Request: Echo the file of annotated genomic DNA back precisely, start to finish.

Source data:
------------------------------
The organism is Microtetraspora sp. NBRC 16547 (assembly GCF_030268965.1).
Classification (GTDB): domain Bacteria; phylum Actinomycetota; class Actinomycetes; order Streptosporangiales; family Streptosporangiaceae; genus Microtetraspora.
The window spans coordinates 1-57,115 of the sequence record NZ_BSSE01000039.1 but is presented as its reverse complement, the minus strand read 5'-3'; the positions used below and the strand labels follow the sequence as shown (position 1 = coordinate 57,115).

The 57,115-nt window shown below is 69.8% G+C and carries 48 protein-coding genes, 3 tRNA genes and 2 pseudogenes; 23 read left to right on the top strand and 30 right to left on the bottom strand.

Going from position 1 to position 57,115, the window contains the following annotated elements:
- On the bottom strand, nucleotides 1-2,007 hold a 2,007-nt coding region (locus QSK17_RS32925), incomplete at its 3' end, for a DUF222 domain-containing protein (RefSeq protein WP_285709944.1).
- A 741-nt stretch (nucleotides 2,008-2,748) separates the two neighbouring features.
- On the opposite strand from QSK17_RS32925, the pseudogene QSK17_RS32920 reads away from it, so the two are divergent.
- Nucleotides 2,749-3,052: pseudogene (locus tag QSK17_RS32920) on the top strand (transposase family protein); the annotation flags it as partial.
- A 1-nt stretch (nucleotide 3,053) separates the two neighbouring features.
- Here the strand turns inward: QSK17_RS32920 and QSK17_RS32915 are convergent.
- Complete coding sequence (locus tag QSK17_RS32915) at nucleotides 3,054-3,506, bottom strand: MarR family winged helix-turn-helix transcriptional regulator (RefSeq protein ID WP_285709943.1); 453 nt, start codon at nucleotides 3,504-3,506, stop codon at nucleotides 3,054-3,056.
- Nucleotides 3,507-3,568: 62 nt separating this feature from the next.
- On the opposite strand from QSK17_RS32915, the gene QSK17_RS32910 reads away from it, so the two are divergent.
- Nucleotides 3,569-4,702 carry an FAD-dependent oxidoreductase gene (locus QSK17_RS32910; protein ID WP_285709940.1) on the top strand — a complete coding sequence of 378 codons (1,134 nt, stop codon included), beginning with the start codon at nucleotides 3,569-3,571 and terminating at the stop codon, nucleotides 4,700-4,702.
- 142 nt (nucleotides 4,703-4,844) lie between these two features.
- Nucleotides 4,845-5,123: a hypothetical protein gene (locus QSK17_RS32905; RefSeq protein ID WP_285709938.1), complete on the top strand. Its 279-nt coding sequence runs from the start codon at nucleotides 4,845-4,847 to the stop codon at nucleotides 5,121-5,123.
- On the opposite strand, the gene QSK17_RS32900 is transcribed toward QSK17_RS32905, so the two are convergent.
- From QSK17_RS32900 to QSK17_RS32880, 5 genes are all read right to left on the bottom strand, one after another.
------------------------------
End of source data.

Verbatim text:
The organism is Microtetraspora sp. NBRC 16547 (assembly GCF_030268965.1).
Classification (GTDB): domain Bacteria; phylum Actinomycetota; class Actinomycetes; order Streptosporangiales; family Streptosporangiaceae; genus Microtetraspora.
The window spans coordinates 1-57,115 of the sequence record NZ_BSSE01000039.1 but is presented as its reverse complement, the minus strand read 5'-3'; the positions used below and the strand labels follow the sequence as shown (position 1 = coordinate 57,115).

The 57,115-nt window shown below is 69.8% G+C and carries 48 protein-coding genes, 3 tRNA genes and 2 pseudogenes; 23 read left to right on the top strand and 30 right to left on the bottom strand.

Going from position 1 to position 57,115, the window contains the following annotated elements:
- On the bottom strand, nucleotides 1-2,007 hold a 2,007-nt coding region (locus QSK17_RS32925), incomplete at its 3' end, for a DUF222 domain-containing protein (RefSeq protein WP_285709944.1).
- A 741-nt stretch (nucleotides 2,008-2,748) separates the two neighbouring features.
- On the opposite strand from QSK17_RS32925, the pseudogene QSK17_RS32920 reads away from it, so the two are divergent.
- Nucleotides 2,749-3,052: pseudogene (locus tag QSK17_RS32920) on the top strand (transposase family protein); the annotation flags it as partial.
- A 1-nt stretch (nucleotide 3,053) separates the two neighbouring features.
- Here the strand turns inward: QSK17_RS32920 and QSK17_RS32915 are convergent.
- Complete coding sequence (locus tag QSK17_RS32915) at nucleotides 3,054-3,506, bottom strand: MarR family winged helix-turn-helix transcriptional regulator (RefSeq protein ID WP_285709943.1); 453 nt, start codon at nucleotides 3,504-3,506, stop codon at nucleotides 3,054-3,056.
- Nucleotides 3,507-3,568: 62 nt separating this feature from the next.
- On the opposite strand from QSK17_RS32915, the gene QSK17_RS32910 reads away from it, so the two are divergent.
- Nucleotides 3,569-4,702 carry an FAD-dependent oxidoreductase gene (locus QSK17_RS32910; protein ID WP_285709940.1) on the top strand — a complete coding sequence of 378 codons (1,134 nt, stop codon included), beginning with the start codon at nucleotides 3,569-3,571 and terminating at the stop codon, nucleotides 4,700-4,702.
- 142 nt (nucleotides 4,703-4,844) lie between these two features.
- Nucleotides 4,845-5,123: a hypothetical protein gene (locus QSK17_RS32905; RefSeq protein ID WP_285709938.1), complete on the top strand. Its 279-nt coding sequence runs from the start codon at nucleotides 4,845-4,847 to the stop codon at nucleotides 5,121-5,123.
- On the opposite strand, the gene QSK17_RS32900 is transcribed toward QSK17_RS32905, so the two are convergent.
- From QSK17_RS32900 to QSK17_RS32880, 5 genes are all read right to left on the bottom strand, one after another.